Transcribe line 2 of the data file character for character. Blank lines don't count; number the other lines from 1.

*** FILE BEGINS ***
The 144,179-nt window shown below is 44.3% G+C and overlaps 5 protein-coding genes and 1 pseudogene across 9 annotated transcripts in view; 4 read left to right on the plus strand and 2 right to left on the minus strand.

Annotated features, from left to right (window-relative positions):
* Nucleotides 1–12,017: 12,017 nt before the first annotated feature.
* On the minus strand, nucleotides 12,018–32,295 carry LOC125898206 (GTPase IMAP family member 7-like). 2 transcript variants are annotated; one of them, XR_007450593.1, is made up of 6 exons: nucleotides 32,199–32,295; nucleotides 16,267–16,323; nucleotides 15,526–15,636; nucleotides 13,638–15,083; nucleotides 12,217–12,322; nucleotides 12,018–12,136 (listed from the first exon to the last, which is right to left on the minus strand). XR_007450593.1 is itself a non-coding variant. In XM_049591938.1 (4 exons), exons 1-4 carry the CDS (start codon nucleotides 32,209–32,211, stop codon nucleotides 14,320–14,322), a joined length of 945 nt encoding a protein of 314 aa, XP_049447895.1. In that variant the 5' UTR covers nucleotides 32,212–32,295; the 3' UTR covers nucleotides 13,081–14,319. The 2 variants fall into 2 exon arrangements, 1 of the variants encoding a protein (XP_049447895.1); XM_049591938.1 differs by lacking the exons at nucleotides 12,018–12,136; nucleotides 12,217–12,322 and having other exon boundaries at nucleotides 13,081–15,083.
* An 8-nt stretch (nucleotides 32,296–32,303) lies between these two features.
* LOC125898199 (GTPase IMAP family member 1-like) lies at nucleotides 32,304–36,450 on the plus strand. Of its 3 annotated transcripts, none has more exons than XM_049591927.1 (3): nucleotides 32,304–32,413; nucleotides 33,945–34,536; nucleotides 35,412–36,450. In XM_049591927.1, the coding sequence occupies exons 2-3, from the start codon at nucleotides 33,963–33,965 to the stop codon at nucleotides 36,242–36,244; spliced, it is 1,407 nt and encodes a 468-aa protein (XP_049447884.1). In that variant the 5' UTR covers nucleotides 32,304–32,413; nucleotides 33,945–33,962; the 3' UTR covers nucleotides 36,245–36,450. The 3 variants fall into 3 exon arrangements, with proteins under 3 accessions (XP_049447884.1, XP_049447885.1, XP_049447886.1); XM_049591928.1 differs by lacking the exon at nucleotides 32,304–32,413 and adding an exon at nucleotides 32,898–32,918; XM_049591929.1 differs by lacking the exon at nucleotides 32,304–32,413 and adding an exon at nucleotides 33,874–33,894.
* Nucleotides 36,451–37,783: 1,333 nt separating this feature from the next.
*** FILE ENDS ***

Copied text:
Annotated features, from left to right (window-relative positions):